Why Are Biodata Prediction Systems Better Than Tests?

The Internet now provides the medium of choice for delivering the broad range of biodata-based prediction systems provided by e-Selex.com. These systems offer several important advantages compared to traditional knowledge, skill, and ability tests. The following provides a brief overview of some important differences between biodata prediction systems and tests, and describes the huge practical and legal advantages.

Tests measure individual characteristics that may not be job-relevant.

Tests are developed to measure characteristics of a person, such as knowledge, skill or ability. Unfortunately, these personal characteristics are not necessarily related to a job-relevant outcome such as job success. For example, a person's bookkeeping or accounting skill is probably not relevant to success as a firefighter or peace officer.

By contrast, each of our prediction systems is designed to focus first and foremost on a specific outcome (or criterion measure) that an organization wants to impact. Each predictor attempts to capture a portion of that outcome in advance of its occurrence.

Test items are developed for internal consistency, not predictive validity.

Tests are developed through item analyses to increase internal consistency. The goal is to make each item a parallel version of every other item, thereby creating a pure measure of that internal characteristic.

Conversely, items on our predictor scales are developed to have very low internal consistency, but each item contributes criterion-related validity for predicting a specific outcome measure, such as job performance.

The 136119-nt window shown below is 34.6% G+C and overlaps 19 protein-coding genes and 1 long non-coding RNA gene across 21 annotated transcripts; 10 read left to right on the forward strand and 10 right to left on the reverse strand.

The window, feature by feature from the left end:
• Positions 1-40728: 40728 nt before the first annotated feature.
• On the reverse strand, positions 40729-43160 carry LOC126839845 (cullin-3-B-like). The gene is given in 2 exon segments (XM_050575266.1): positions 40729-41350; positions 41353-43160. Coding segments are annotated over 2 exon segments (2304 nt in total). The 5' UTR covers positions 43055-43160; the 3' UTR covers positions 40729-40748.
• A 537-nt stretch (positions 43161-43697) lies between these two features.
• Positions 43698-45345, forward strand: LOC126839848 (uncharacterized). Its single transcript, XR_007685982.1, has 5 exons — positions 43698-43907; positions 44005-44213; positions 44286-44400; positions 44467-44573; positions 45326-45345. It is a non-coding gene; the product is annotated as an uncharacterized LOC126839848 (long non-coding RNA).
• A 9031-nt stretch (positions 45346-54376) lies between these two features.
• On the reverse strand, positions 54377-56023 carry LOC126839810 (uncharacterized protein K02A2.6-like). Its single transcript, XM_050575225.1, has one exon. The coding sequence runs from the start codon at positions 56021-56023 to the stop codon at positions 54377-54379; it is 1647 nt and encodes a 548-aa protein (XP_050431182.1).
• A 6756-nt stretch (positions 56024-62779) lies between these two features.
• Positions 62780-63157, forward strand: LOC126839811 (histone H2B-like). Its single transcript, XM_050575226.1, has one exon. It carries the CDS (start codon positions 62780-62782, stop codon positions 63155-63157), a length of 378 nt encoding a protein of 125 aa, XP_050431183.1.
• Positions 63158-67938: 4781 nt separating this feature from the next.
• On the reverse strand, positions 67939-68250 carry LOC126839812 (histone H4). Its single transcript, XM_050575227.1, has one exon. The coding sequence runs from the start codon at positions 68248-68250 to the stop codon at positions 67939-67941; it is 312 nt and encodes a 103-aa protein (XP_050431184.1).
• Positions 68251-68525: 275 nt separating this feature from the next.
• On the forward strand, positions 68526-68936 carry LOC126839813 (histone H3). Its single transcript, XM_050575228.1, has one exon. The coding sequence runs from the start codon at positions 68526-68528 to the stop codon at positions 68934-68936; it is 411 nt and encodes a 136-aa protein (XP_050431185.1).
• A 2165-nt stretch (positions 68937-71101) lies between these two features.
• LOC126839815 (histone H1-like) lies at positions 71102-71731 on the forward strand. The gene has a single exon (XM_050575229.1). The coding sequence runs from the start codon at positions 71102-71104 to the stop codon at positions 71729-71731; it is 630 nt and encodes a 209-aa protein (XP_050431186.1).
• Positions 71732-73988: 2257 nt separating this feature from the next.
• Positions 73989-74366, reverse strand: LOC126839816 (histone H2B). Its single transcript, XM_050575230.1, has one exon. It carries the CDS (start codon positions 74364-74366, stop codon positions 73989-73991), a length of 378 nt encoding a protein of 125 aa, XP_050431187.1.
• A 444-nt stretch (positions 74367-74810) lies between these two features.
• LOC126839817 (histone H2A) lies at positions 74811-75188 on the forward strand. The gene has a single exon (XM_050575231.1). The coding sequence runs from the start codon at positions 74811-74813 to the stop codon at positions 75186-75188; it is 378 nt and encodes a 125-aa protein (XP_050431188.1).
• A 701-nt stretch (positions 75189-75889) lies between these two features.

Because our predictors have low internal consistency across items, the validity of each item adds directly to the validity of the other predictor items. Because tests are developed to have high internal consistency, whatever criterion-related validity happens to be provided by each test item overlaps with the validity of other test items, and therefore is non-additive. This produces a lower overall predictive validity for the test, compared to the overall validity of our predictor systems against specific outcome criteria.

With tests, the trick is to find the one right answer.

Test items are written to have a single right answer. By design, test items are constructed to score nearly correct answers as incorrect answers. In fact, the principal method, used by test developers to increase the difficulty of a test item, is to make one or more of the wrong answers appear to be correct, but to be technically incorrect.

Having a single correct answer to each item makes tests highly vulnerable to various types of cheating. This fundamental feature of testing has been a particular problem with the Internet administration of tests.

Again, by contrast, our predictor items are scored using an empirical keying procedure. This procedure generally results in positive scores for more than one option to each item.
The actual relationship between each predictor item and the relevant criterion is often curvilinear, making it extremely difficult to raise oneís score by giving false answers.